In brief 3 min read
Art is an incredibly important part of Indigenous culture, but the protections afforded by existing intellectual property and consumer protection laws have at times proven inadequate and poorly adapted to protect Indigenous rights. Recent attention surrounding use of the Aboriginal flag, and the ACCC's limited success against Birubi Art, highlight the importance of strengthening protection of Indigenous Culture and Intellectual Property (ICIP).
The Aboriginal flag was designed in 1971 by Indigenous artist Harold Thomas. In 1995, the Governor-General made a proclamation under the Flags Act 1953 (Cth) recognising Mr Thomas's design as the flag of the Aboriginal peoples of Australia. However, despite the Flags Act, Mr Thomas owns copyright in the Aboriginal flag (see Thomas v Brown and Tennant), so, anyone seeking to use or reproduce the Aboriginal flag must obtain Mr Thomas's permission.
WAM Clothing is a company that was established in 2018 by non-Indigenous owners Semele Moore and Ben Wooster. Mr Thomas granted WAM an exclusive, worldwide licence to reproduce the Aboriginal flag on their clothing. Earlier this year, WAM reportedly issued several cease and desist letters to companies including the AFL and Aboriginal-owned brand Clothing the Gap, requesting that they cease using the flag on clothing. Many Indigenous people are upset by the arrangement with WAM, because the flag has become a symbol of their culture and cultural identity.
Adding insult to injury is the fact that Mr Wooster is also the man behind Birubi Art – a company that was found to have breached the prohibitions on misleading or deceptive conduct, but entered liquidation before it was required to pay a $2.3 million penalty.
Birubi Art manufactured five different Indigenous-style products, including didgeridoos and boomerangs, and sold them in packaging that represented the products had been handpainted or made by an Aboriginal person or made in Australia, when they were, in fact, made in Indonesia. The ACCC succeeded in establishing that each of the five products breached at least one of the Australian Consumer Law's (ACL) prohibitions on misleading or deceptive conduct.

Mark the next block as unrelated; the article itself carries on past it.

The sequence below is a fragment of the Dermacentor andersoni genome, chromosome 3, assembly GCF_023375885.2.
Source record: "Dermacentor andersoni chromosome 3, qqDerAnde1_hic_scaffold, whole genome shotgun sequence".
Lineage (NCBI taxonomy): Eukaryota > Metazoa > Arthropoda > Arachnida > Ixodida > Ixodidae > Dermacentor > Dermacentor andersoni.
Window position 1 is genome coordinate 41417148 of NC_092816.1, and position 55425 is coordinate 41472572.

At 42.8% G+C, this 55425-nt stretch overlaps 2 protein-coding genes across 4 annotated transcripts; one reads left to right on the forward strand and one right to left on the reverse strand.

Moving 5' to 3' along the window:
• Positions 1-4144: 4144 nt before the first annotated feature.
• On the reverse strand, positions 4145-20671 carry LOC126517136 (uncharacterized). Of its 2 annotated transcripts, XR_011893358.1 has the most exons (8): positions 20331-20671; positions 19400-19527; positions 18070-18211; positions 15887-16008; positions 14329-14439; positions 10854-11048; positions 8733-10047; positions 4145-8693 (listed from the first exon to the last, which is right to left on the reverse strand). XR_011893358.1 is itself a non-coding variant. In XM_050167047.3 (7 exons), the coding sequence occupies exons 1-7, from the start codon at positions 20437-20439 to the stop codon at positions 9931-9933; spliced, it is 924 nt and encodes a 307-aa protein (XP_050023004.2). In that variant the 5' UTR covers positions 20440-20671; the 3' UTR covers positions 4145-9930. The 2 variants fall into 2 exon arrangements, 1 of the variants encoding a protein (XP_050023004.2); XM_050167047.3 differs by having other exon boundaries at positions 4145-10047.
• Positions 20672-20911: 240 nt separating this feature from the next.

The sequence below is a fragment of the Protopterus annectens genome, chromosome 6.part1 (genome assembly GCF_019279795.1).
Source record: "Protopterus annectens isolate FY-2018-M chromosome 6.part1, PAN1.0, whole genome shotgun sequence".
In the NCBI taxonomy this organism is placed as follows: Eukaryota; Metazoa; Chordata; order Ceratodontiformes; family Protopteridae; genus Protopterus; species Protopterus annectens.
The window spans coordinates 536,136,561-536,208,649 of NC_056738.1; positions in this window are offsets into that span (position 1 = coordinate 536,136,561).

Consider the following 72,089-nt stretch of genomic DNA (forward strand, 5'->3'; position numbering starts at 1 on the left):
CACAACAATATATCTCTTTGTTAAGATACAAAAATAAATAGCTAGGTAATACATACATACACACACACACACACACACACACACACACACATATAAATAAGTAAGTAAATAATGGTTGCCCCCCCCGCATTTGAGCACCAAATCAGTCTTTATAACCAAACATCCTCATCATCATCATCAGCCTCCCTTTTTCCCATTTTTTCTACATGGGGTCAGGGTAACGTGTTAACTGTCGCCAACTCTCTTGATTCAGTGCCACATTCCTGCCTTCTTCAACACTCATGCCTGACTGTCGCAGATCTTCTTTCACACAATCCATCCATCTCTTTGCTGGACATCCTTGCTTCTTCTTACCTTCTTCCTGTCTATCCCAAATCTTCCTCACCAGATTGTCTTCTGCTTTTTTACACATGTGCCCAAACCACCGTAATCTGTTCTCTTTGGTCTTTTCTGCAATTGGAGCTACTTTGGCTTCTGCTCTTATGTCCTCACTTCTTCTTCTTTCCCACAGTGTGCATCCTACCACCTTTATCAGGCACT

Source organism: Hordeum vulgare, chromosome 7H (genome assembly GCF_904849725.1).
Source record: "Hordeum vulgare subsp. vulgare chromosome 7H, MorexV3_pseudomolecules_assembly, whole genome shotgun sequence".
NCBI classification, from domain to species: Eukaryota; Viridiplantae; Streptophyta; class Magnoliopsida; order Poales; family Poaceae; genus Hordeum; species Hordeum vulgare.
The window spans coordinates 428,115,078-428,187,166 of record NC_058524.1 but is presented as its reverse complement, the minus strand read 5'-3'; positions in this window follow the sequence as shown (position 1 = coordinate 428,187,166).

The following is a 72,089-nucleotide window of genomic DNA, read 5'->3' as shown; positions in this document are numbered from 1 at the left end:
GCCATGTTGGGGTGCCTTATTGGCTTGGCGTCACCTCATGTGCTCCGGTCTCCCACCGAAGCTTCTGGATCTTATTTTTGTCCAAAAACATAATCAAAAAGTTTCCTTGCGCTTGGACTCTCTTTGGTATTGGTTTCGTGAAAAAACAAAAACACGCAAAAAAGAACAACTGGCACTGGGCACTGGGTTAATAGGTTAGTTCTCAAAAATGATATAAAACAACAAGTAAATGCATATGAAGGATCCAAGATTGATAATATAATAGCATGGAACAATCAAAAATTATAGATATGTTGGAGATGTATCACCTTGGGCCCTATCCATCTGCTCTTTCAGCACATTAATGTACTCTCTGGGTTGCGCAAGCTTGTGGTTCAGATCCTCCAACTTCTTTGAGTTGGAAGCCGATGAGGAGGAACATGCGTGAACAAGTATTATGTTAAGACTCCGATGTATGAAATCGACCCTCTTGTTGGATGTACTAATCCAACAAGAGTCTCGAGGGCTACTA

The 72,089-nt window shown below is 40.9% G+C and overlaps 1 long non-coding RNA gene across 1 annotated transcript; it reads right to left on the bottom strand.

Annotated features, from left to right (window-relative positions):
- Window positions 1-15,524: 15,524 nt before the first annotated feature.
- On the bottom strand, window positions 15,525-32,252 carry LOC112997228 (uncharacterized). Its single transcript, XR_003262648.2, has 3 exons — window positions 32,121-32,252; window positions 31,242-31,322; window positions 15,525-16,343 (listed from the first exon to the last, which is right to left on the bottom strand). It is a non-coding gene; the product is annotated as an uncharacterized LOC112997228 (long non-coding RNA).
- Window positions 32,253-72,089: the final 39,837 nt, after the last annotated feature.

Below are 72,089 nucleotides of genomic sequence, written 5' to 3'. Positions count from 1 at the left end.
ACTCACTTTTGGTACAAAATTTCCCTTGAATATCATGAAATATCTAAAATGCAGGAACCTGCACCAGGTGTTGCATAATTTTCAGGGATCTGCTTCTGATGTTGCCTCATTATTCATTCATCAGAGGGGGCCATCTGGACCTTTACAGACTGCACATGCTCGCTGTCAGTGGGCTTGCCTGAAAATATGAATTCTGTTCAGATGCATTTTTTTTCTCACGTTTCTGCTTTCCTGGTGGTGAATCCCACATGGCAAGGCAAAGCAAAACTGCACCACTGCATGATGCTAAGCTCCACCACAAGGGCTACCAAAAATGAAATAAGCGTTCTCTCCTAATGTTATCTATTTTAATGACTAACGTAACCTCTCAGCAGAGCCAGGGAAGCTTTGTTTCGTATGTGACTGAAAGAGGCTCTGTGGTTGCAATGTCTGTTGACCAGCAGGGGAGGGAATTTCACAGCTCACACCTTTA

Unfortunately, shortly after the liability decision was handed down, Birubi sold its assets to Gifts Mate Pty Ltd, another company established and controlled by Mr Wooster. Birubi then entered voluntary liquidation, forcing the ACCC to drop its case for injunctive relief, a disclosure order and a compliance program order. Instead, the ACCC had to settle for pecuniary penalties, which, while unlikely to be paid by Birubi, will hopefully serve as a general deterrent.
Justice Perry ultimately awarded $2.3 million in penalties against Birubi, after considering the direct and indirect economic, social and cultural harm caused by conduct such as that of Birubi. While these comments don't help much in a practical sense, it is helpful that the Federal Court has recognised the significance of Indigenous art to Indigenous communities, and the harm caused by fake art.
The Birubi case shows that the ACL can only go so far to protect ICIP and address the problem of inauthentic Indigenous art. In the long term, new legislation will be required to adequately and comprehensively protect ICIP. But, in the meantime, the quickest way to implement change is to amend the ACL.
With the Indigenous Art Code, the Arts Law Centre of Australia and the Copyright Agency, Allens drafted proposed amendments to the Competition and Consumer Act 2010 (Cth), which now form part of a Bill before the Senate. If implemented, these amendments will more effectively prevent the supply of inauthentic Indigenous artworks.
The Bill is designed to prohibit the sale of items featuring Indigenous artworks or cultural expressions, unless the item is made by and attributed to an Indigenous artist or community or appropriately licensed. The Bill also prohibits the sale of artefacts that have significance to Indigenous communities, such as didgeridoos, boomerangs, clapsticks, dillybags and carvings, unless the artefact is manufactured in Australia by an Indigenous Australian or community. On 4 July 2019, the Senate referred the Bill to the Environment and Communications Legislation Committee for inquiry. The inquiry's report is due by 5 December 2019.